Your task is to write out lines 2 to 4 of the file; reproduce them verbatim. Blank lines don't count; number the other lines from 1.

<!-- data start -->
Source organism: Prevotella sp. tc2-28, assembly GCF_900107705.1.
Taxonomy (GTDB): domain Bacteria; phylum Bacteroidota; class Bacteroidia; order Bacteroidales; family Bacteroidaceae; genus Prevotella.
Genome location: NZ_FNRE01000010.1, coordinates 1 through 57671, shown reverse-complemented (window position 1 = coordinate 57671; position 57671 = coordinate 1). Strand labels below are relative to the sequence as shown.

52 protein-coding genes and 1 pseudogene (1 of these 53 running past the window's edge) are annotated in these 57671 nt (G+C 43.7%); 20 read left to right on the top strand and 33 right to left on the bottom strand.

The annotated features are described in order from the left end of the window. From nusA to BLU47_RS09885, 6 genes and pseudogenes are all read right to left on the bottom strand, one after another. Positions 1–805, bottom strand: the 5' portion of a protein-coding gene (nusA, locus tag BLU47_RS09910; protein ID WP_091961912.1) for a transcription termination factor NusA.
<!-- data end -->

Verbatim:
Taxonomy (GTDB): domain Bacteria; phylum Bacteroidota; class Bacteroidia; order Bacteroidales; family Bacteroidaceae; genus Prevotella.
Genome location: NZ_FNRE01000010.1, coordinates 1 through 57671, shown reverse-complemented (window position 1 = coordinate 57671; position 57671 = coordinate 1). Strand labels below are relative to the sequence as shown.

52 protein-coding genes and 1 pseudogene (1 of these 53 running past the window's edge) are annotated in these 57671 nt (G+C 43.7%); 20 read left to right on the top strand and 33 right to left on the bottom strand.